Newly Introduced PRO Act and Congressional Efforts to Discriminate Against Certain Construction Training Programs Likely to Disrupt Ongoing Projects and Undermine Efforts to Prepare New Workers
Construction employment stagnated in January, ending eight months of recovery from the pandemic-related losses of early 2020, according to an analysis by the Associated General Contractors of America of government data released today. Association officials added that new measures being considered in Congress, including the PRO Act and the National Apprenticeship Act, threaten to undermine the sector’s recovery by disrupting ongoing projects and hampering employers’ ability to train workers.
“The stagnation in construction employment in January may foreshadow further deterioration in the industry as projects that had started before the pandemic finish up and owners hold off on awarding new work,” said Ken Simonson, the association’s chief economist. “With so much of the economy still shut down or operating at reduced levels, it will likely be a long time before many nonresidential contractors are ready to hire again.”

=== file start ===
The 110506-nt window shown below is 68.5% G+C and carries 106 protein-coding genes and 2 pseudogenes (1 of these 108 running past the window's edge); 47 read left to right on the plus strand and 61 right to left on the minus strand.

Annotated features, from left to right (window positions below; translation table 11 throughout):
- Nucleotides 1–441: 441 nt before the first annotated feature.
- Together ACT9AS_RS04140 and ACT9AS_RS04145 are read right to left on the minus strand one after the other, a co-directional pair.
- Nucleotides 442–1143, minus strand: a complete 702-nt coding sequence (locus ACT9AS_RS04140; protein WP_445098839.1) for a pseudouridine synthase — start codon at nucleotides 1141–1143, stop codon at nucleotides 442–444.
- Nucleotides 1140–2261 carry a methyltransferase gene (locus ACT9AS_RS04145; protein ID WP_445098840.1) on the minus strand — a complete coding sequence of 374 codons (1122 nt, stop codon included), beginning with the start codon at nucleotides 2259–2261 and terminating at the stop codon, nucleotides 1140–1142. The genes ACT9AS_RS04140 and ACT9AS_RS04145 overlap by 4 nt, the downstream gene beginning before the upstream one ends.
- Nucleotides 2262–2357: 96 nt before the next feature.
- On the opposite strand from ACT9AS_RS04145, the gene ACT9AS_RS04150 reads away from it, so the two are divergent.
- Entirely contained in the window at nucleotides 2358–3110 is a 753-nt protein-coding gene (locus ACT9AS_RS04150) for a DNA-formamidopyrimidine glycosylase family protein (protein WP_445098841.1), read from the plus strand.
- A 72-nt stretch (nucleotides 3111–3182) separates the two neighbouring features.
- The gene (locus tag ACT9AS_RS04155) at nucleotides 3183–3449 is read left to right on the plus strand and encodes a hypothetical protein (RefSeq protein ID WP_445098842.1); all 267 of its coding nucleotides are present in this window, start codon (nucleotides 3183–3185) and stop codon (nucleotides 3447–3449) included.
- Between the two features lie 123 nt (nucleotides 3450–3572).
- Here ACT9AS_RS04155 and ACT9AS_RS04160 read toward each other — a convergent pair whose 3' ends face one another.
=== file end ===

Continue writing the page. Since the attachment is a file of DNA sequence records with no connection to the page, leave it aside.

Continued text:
Construction employment dipped by 3,000 to 7,392,000 in January from a downwardly revised December total. Employment in the sector remains 256,000 or 3.3 percent lower than in February 2020, the most recent peak.
Nonresidential construction has had a much weaker recovery than homebuilding and home improvement construction, Simonson added. While both parts of the industry had huge job losses in early 2020 from the pre-pandemic peak in February to April, residential building and specialty trade contractors have now recouped all of the employment losses they incurred. In contrast, nonresidential construction employment—comprising nonresidential building, specialty trades, and heavy and civil engineering construction—was 259,000 or 5.5 percent lower in January than in February 2020. Only 60 percent of the job losses in nonresidential construction had been erased as of last month.
Unemployment in construction soared over the past 12 months. The industry’s unemployment rate in January was 9.4 percent, compared to 5.4 percent in January 2020. A total of 938,000 former construction workers were unemployed, up from 515,000 a year earlier. Both figures were the highest for January since 2015.